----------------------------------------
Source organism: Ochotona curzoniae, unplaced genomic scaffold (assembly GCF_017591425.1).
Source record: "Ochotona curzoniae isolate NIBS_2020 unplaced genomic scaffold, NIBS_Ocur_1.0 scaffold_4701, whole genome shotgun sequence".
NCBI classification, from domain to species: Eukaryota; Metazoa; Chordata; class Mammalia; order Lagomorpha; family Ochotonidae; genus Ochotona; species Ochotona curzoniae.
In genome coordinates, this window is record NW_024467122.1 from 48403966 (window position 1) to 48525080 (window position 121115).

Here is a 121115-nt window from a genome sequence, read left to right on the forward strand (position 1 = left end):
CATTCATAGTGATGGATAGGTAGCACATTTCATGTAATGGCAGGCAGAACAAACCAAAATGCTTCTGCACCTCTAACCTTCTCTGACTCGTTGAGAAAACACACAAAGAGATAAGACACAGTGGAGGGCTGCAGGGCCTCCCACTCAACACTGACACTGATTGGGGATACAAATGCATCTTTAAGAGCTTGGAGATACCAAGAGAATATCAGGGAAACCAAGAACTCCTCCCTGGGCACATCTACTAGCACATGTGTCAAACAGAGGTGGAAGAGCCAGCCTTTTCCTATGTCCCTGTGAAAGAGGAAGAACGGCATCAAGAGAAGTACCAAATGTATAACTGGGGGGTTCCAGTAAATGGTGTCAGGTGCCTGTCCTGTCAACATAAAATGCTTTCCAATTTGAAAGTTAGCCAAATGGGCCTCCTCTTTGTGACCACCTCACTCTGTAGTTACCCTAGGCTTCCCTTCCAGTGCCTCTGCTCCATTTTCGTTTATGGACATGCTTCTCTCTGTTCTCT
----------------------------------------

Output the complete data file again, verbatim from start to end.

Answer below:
Source organism: Ochotona curzoniae, unplaced genomic scaffold (assembly GCF_017591425.1).
Source record: "Ochotona curzoniae isolate NIBS_2020 unplaced genomic scaffold, NIBS_Ocur_1.0 scaffold_4701, whole genome shotgun sequence".
NCBI classification, from domain to species: Eukaryota; Metazoa; Chordata; class Mammalia; order Lagomorpha; family Ochotonidae; genus Ochotona; species Ochotona curzoniae.
In genome coordinates, this window is record NW_024467122.1 from 48403966 (window position 1) to 48525080 (window position 121115).

Here is a 121115-nt window from a genome sequence, read left to right on the forward strand (position 1 = left end):
CATTCATAGTGATGGATAGGTAGCACATTTCATGTAATGGCAGGCAGAACAAACCAAAATGCTTCTGCACCTCTAACCTTCTCTGACTCGTTGAGAAAACACACAAAGAGATAAGACACAGTGGAGGGCTGCAGGGCCTCCCACTCAACACTGACACTGATTGGGGATACAAATGCATCTTTAAGAGCTTGGAGATACCAAGAGAATATCAGGGAAACCAAGAACTCCTCCCTGGGCACATCTACTAGCACATGTGTCAAACAGAGGTGGAAGAGCCAGCCTTTTCCTATGTCCCTGTGAAAGAGGAAGAACGGCATCAAGAGAAGTACCAAATGTATAACTGGGGGGTTCCAGTAAATGGTGTCAGGTGCCTGTCCTGTCAACATAAAATGCTTTCCAATTTGAAAGTTAGCCAAATGGGCCTCCTCTTTGTGACCACCTCACTCTGTAGTTACCCTAGGCTTCCCTTCCAGTGCCTCTGCTCCATTTTCGTTTATGGACATGCTTCTCTCTGTTCTCT